The broad shallows fringing the Atlantic coast, to the east, are ideal for offshore wind development – with enough wind to power the whole state. Even better, the wind is strongest in the summer and afternoons, making it the perfect renewable to tap, to keep the state cool in those sweltering months. Plans were revealed at the recent Southeastern Coastal Wind Conference – held in Charlotte – to open three coastal areas to bids from offshore wind developers.
“We are talking about something really gigantic, right next door, that’s not been tapped into at all,” Ned Farquhar, from the state’s Interior Department, told the Charlotte Observerrecently. To match that gigantic potential, one the titans of Charlotte’s energy scene – Duke Energy – plans to get its wind turbines wet. It is taking part in a study of what effect offshore wind power will have on the state. Duke Energy are a recurring partner for Charlotte’s burgeoning sustainability efforts, being involved in Envision Charlotte, and several other initiatives, recently.
‘Research Triangle Region’ spearheading sustainability
Away from the windy Carolina coastline, the intellectual powerhouse of Charlotte’s drive to 21stcentury sustainability lies in smart-energy tech companies of the ‘Research Triangle Region’. Charlotte already has a deep expertise locally in the energy sector – with 240-plus energy-slanted firms calling Charlotte home. Traditionally these firms have focused on big engineering – nuclear, coal and grid infrastructure.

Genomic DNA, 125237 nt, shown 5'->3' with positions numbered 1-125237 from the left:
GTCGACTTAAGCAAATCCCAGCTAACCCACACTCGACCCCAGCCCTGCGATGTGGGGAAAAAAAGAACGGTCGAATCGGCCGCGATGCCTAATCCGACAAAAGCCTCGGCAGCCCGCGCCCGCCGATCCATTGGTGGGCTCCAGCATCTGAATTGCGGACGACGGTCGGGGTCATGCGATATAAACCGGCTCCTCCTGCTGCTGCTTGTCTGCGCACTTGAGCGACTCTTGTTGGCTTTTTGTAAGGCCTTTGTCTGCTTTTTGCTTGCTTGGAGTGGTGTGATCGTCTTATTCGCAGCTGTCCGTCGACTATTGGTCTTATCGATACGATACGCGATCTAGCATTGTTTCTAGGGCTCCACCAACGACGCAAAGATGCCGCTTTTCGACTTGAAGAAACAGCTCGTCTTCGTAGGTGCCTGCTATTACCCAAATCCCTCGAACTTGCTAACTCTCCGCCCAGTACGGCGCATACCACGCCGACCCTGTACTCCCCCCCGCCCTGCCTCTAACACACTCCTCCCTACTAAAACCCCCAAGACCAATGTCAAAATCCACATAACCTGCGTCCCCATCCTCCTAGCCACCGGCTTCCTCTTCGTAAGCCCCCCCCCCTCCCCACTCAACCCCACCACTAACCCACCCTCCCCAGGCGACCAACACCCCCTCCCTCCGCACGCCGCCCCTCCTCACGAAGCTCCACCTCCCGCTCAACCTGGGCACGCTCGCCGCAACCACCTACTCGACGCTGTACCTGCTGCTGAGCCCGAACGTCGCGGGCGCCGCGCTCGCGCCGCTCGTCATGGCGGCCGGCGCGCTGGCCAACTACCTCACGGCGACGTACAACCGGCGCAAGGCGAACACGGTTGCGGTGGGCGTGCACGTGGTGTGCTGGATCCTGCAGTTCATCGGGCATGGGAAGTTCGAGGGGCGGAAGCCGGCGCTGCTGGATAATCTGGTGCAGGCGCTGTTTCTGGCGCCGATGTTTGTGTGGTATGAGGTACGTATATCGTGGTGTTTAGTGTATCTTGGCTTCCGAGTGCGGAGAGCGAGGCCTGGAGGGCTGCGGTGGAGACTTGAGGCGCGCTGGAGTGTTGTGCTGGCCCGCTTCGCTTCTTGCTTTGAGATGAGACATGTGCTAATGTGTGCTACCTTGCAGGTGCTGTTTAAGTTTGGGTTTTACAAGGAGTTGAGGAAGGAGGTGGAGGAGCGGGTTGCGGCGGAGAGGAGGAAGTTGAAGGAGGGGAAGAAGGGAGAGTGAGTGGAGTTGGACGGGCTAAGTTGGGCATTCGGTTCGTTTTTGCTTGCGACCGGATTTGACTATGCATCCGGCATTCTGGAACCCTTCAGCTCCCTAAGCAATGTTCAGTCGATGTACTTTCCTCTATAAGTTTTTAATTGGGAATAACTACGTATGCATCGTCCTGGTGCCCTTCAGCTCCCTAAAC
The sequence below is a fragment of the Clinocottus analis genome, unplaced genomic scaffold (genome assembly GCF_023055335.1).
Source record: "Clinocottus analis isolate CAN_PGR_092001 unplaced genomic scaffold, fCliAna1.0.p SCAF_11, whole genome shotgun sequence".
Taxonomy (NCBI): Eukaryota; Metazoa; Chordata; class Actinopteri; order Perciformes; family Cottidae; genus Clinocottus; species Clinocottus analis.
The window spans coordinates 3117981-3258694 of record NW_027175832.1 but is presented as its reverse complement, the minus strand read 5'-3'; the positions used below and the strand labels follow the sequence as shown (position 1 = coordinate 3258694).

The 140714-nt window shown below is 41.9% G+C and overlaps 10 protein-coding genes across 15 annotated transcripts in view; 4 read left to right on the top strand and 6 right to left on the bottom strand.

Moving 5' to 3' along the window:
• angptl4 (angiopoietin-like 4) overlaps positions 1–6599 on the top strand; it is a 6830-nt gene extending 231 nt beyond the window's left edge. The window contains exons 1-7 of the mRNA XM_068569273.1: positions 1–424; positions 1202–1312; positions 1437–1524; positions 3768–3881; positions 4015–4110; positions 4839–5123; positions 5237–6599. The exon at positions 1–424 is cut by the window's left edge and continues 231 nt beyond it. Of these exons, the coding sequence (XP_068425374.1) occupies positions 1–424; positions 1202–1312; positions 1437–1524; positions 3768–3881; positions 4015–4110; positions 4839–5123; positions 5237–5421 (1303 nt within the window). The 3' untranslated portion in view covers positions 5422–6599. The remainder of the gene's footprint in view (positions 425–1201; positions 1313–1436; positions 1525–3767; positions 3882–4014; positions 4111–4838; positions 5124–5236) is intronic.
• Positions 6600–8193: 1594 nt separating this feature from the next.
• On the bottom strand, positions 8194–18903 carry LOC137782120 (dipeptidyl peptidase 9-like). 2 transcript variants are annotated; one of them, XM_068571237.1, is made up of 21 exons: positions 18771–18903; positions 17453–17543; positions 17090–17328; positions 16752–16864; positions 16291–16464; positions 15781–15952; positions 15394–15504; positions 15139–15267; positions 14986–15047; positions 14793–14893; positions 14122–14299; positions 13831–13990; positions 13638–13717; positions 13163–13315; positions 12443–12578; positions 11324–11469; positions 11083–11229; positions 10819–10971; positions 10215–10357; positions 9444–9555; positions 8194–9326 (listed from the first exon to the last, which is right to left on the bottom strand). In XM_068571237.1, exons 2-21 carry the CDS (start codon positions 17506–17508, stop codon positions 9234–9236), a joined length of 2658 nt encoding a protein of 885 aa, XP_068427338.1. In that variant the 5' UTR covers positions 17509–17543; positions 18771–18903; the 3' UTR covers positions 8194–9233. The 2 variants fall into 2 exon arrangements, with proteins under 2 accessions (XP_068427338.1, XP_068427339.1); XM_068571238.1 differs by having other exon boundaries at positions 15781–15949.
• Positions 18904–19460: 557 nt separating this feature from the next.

But the Research Triangle Region, spearheaded by the University of North Carolina at Charlotte (UNCC), has different energy ace up is sleeve – the ‘smart grid’. This new way of distributing electricity, with intelligence built-in to the grid, is going to be vital the sustainable transition. The count of ‘smart grid’ companies in the Triangle has surpassed 60, according to a report from Duke University, and is already employing at least 3,000 people.
Death of dumb power
The need to add some ‘sass’ to the electrical grid is being driven by two factors. On the one hand, sustainable power means a a heavy reliance on renewables – but also an increased variability in power. On the other, the division between energy producer and consumer is blurring – households can now produce excess power from their solar panels, for example. The electrification of personal transport – with the rise of the EV – is also expected to rework electricity demand.